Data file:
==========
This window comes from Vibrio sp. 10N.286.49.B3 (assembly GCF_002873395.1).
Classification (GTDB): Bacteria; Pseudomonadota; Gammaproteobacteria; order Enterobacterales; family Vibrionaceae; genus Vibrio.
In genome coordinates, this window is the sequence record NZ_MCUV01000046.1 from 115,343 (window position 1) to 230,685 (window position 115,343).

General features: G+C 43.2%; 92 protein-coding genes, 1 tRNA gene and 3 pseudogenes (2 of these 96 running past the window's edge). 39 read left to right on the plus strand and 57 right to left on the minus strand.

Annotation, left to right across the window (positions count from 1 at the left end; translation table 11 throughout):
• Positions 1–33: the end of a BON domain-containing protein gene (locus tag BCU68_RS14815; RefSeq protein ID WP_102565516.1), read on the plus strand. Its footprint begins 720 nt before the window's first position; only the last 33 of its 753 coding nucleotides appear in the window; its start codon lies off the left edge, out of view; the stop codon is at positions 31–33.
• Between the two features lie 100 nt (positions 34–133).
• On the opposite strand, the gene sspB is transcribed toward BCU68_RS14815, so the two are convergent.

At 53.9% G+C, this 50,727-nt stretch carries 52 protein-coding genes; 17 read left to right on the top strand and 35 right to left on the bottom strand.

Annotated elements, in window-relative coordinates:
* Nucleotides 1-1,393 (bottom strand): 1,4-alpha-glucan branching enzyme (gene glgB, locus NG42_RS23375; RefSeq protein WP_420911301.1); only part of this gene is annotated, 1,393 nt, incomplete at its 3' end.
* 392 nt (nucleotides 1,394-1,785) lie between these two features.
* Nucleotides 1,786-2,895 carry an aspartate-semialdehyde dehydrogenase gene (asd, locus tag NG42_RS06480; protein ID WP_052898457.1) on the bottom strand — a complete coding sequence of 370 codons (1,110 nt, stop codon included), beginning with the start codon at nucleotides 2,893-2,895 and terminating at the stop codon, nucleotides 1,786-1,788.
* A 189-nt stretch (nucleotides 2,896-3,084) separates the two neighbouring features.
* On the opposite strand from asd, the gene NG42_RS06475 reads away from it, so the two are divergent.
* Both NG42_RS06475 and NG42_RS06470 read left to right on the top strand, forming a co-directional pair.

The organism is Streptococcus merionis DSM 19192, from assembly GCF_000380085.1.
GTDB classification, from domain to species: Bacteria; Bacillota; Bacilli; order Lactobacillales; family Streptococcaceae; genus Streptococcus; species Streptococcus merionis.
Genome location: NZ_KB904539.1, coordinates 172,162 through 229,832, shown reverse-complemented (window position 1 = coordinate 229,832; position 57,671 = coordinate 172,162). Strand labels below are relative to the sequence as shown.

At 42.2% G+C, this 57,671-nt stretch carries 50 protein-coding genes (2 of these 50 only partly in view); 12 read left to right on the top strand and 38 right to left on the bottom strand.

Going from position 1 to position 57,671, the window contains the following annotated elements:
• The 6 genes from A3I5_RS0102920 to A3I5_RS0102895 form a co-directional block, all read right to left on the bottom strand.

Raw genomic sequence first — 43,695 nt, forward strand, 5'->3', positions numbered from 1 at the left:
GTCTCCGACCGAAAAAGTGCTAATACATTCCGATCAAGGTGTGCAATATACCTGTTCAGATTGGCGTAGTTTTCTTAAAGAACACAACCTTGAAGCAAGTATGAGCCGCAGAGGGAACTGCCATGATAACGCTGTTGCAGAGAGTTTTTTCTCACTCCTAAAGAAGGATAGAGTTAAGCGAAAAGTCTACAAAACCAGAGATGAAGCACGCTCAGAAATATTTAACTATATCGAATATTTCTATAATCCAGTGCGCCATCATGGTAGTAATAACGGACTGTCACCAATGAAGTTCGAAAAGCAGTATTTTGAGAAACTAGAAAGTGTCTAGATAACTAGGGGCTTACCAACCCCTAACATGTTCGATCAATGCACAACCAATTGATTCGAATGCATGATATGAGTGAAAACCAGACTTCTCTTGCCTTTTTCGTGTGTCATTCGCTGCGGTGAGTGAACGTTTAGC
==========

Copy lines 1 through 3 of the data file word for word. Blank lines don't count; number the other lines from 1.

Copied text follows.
This window comes from Vibrio sp. 10N.286.49.B3 (assembly GCF_002873395.1).
Classification (GTDB): Bacteria; Pseudomonadota; Gammaproteobacteria; order Enterobacterales; family Vibrionaceae; genus Vibrio.
In genome coordinates, this window is the sequence record NZ_MCUV01000046.1 from 115,343 (window position 1) to 230,685 (window position 115,343).